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    ABSTRACT: Exstrophy-epispadias complex (EEC) represents a spectrum of genitourinary malformations ranging in severity from epispadias (E) to classical bladder exstrophy (CEB) and exstrophy of the cloaca (EC). Depending on severity, EEC may involve the urinary system, musculoskeletal system, pelvis, pelvic floor, abdominal wall, genitalia, and sometimes the spine and anus. Prevalence at birth for the whole spectrum is reported at 1/10,000, ranging from 1/30,000 for CEB to 1/200,000 for EC, with an overall greater proportion of affected males. EEC is characterized by a visible defect of the lower abdominal wall, either with an evaginated bladder plate (CEB), or with an open urethral plate in males or a cleft in females (E). In CE, two exstrophied hemibladders, as well as omphalocele, an imperforate anus and spinal defects, can be seen after birth. EEC results from mechanical disruption or enlargement of the cloacal membrane; the timing of the rupture determines the severity of the malformation. The underlying cause remains unknown: both genetic and environmental factors are likely to play a role in the etiology of EEC. Diagnosis at birth is made on the basis of the clinical presentation but EEC may be detected prenatally by ultrasound from repeated non-visualization of a normally filled fetal bladder. Counseling should be provided to parents but, due to a favorable outcome, termination of the pregnancy is no longer recommended. Management is primarily surgical, with the main aims of obtaining secure abdominal wall closure, achieving urinary continence with preservation of renal function, and, finally, adequate cosmetic and functional genital reconstruction. Several methods for bladder reconstruction with creation of an outlet resistance during the newborn period are favored worldwide. Removal of the bladder template with complete urinary diversion to a rectal reservoir can be an alternative. After reconstructive surgery of the bladder, continence rates of about 80% are expected during childhood. Additional surgery might be needed to optimize bladder storage and emptying function. In cases of final reconstruction failure, urinary diversion should be undertaken. In puberty, genital and reproductive function are important issues. Psychosocial and psychosexual outcome depend on long-term multidisciplinary care to facilitate an adequate quality of life.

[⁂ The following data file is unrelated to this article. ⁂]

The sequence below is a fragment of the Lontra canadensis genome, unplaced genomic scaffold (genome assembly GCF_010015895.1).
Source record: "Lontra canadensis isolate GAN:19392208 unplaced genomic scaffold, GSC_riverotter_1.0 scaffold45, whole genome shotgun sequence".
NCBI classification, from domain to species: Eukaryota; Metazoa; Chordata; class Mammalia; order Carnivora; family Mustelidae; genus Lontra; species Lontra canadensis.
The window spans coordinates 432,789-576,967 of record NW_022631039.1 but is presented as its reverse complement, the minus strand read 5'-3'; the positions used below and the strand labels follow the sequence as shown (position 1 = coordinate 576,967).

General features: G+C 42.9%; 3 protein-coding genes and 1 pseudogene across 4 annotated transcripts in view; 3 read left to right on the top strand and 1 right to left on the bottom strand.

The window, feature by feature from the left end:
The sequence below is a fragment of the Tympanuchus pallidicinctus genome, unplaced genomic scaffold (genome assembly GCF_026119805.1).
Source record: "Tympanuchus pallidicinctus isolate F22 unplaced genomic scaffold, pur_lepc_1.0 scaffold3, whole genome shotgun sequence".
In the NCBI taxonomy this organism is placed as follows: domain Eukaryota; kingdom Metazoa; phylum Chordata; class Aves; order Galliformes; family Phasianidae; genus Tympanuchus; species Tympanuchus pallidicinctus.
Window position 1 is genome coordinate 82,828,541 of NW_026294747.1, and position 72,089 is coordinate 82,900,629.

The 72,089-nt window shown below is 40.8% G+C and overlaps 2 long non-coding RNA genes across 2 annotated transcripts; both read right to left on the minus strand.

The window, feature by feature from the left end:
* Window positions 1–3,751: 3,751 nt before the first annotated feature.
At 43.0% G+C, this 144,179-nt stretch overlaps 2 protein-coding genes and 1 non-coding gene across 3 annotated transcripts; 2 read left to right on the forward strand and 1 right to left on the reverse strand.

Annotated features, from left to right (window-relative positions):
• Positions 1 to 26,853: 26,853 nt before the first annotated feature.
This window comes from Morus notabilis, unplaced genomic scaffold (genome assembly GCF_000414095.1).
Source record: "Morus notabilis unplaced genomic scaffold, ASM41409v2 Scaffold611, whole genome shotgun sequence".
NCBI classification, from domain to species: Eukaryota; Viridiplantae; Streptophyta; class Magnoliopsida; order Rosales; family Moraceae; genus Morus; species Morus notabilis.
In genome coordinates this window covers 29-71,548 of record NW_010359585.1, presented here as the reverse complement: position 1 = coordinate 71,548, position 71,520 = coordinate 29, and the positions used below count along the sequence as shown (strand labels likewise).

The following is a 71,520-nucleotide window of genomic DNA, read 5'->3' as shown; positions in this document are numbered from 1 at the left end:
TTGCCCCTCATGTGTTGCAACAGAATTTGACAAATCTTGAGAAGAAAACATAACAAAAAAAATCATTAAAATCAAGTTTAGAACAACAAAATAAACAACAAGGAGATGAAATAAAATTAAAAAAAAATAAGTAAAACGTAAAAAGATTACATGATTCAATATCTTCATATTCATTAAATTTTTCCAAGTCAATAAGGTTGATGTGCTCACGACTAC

Orphanet Journal of Rare Diseases 10/2009; 4:23. · 4.32 Impact Factor
  • Journal of Pediatric Urology. 01/2009; 5.
  • American Journal of Medical Genetics Part A 12/2007; 143A(22):2751-6. · 2.30 Impact Factor
  • American Journal of Medical Genetics Part A 12/2006; 140(22):2506-9. · 2.30 Impact Factor
  • W. Rösch, A. Ebert, G. Schott
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    ABSTRACT: Ohne Zusammenfassung
    Der Urologe 01/2006; 45. · 0.46 Impact Factor

Publication Stats

97 Citations
37.90 Total Impact Points

Institutions

  • 2013
    • Universität Ulm
      Ulm, Baden-Württemberg, Germany
  • 2010–2013
    • University of Bonn
      • Institute of Human Genetics
      Bonn, North Rhine-Westphalia, Germany
  • 2006–2013
    • Krankenhaus Barmherzige Brüder Regensburg
      Ratisbon, Bavaria, Germany
  • 2012
    • German Cancer Research Center
      • Division of Clinical Epidemiology and Aging Research
      Heidelberg, Baden-Wuerttemberg, Germany
    • Max Planck Institute for Molecular Genetics
      • Department of Developmental Genetics
      Berlín, Berlin, Germany
  • 2009–2012
    • University Hospital Regensburg
      Ratisbon, Bavaria, Germany
  • 2006–2012
    • Universität Regensburg
      • Department of Urology
      Ratisbon, Bavaria, Germany
  • 2007
    • Hospital of St. Hedwig
      Trebnitz, Lower Silesian Voivodeship, Poland